The battle over Mitt Romney's tax returns has returned to the campaign trail. How long can it go on?
John Baer, Daily News Political Columnist
The battle over Mitt Romney's tax returns has returned to the campaign fray with new information from Mitt and a new challenge from the Obama camp.
On Thursday, Romney said he paid at least 13 percent of his income in taxes in each of last 10 years.
The Associated Press, citing the nonpartisan Joint Committee on Taxation, reports middle-income families making $50,000 to $75,000 pay an average of 12.8 percent.
Romney's new claim is no doubt aimed at blunting the claim (offered without a shred of evidence) by Democratic Senate Leader Harry Reid that Romney paid no income taxes for 10 years.
So at first blush, the new Romney tax info would seem to help Mitt. But by reprising the issue Romney handed Obama's camp a new opening, which it quickly took.
On Friday, Obama campaign manager Jim Messina released a letter to the Romney campaign saying it promises to drop the issue if Romney releases five years worth of returns.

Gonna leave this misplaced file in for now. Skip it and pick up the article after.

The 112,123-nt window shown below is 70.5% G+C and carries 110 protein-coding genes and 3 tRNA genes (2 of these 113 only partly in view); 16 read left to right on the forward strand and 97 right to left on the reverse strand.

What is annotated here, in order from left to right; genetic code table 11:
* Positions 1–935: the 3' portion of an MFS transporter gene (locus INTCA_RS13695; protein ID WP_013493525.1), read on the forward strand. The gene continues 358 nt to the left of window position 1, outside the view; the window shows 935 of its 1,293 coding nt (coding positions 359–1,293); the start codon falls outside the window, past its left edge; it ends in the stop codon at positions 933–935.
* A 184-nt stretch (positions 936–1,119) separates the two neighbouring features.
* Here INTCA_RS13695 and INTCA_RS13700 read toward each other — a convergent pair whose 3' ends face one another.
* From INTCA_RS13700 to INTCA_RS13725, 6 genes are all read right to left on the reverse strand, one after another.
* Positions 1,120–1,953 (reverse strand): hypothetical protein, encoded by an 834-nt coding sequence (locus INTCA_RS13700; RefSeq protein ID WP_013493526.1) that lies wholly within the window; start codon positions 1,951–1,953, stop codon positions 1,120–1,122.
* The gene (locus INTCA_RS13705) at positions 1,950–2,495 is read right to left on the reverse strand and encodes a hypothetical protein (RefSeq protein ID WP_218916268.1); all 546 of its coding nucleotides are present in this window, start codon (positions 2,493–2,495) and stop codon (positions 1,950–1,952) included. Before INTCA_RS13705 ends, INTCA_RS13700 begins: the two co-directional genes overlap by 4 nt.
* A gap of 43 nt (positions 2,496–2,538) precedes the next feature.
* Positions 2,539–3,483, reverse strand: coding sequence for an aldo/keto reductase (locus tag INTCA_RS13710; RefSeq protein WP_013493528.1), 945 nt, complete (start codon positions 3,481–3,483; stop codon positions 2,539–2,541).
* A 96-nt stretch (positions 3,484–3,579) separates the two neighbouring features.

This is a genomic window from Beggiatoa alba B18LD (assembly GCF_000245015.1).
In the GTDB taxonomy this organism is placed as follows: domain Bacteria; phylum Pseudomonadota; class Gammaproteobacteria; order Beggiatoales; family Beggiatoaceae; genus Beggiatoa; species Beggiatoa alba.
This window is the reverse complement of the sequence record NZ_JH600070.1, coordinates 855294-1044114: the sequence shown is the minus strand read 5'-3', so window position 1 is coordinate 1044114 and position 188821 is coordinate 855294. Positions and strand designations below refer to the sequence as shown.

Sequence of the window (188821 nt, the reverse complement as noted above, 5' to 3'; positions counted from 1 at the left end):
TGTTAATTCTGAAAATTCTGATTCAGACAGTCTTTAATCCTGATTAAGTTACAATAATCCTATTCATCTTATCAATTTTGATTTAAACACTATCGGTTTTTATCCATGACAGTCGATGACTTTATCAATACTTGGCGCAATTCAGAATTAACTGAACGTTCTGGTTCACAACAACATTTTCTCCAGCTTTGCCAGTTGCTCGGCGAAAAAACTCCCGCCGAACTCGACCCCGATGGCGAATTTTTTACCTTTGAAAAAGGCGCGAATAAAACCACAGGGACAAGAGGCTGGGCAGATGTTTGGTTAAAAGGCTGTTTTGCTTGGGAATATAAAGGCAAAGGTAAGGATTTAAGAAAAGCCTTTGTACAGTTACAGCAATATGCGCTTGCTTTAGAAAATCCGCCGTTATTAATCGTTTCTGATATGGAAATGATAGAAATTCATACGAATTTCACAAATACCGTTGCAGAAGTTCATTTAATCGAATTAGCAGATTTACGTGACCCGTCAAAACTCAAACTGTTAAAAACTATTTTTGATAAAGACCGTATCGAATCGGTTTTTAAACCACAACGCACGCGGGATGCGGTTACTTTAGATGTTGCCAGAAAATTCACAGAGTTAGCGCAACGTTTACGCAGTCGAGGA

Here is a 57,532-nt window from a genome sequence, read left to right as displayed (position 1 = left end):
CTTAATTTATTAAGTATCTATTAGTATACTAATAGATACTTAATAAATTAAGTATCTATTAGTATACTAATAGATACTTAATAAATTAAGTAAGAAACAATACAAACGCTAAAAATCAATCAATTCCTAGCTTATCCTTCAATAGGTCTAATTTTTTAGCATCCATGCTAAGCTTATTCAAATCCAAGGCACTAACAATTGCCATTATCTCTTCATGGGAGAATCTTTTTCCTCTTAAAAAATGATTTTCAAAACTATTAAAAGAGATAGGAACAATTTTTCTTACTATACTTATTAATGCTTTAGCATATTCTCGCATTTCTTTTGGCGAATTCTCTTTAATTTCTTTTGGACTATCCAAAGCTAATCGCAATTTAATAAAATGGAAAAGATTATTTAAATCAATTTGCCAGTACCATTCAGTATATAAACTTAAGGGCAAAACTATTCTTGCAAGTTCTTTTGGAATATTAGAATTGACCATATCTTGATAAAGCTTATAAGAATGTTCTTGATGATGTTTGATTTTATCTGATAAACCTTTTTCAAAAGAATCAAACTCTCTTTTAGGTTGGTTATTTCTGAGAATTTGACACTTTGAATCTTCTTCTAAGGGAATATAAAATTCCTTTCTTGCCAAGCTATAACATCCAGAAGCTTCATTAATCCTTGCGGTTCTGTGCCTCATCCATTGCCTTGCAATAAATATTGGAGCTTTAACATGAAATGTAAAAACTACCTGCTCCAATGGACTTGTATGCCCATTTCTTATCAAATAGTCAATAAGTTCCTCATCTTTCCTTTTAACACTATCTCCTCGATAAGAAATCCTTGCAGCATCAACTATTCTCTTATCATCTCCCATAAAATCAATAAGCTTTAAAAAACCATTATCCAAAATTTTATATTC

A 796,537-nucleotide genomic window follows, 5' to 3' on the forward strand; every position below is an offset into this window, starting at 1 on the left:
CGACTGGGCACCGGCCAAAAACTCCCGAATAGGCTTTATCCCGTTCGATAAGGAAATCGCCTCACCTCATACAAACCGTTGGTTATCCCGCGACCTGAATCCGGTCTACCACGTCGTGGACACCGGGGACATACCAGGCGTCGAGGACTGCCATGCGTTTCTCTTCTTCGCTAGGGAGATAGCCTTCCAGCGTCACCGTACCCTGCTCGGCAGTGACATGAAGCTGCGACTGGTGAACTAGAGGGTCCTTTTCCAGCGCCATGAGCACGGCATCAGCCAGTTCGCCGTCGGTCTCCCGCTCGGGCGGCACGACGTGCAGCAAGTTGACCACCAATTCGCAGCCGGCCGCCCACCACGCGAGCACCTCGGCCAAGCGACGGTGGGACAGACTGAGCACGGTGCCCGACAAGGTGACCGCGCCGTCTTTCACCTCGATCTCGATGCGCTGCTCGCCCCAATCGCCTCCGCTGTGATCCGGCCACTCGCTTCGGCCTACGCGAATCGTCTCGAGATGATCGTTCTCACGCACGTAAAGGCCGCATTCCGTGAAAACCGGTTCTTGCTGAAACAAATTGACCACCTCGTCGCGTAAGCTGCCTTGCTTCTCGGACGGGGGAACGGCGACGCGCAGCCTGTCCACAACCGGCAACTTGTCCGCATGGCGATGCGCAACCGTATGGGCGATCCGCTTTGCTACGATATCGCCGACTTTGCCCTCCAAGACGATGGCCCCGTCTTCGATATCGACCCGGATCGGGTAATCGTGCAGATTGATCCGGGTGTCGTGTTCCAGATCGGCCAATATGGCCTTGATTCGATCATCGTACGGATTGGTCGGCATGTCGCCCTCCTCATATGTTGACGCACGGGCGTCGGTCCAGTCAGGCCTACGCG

"Gov. Romney apparently fears that the more he offers, the more our campaign will demand...I am prepared to provide assurances on just that point: if the Governor will release five years of returns, I commit in turn that we will not criticize him for not releasing more -- neither in ads nor in other public communications or commentary for the rest of the campaign," the letter says.
The five years includes 2010, which Romney has released, and 2011, which he has pledged to release.
The Obama tact is politically smart because it keeps the issue alive; but it's also disingenuous since Romney and his wife repeatedly and firmly say they plan no further tax releases, and to change that position now would add weight to Mitt's flip-flop image.
The new proposal and its all-but-certain rejection also could fuel further speculation about why Romney is withholding the returns. This includes possibly revisting a report last month in Mother Jones magazine that Romney's company, Bain Capital, invested in a medical-waste disposal company, Stericycle, that, among other things, disposes of aborted fetuses collected from family planning centers.
Whether Romney's income or management of Bain can be directly linked to Stericycle or not, just raising the issue of a possible connection could cause problems for the GOP candidate.
How far any of this goes is anyone's guess. But I'm guessing Obama will press the tax button from here to November 6.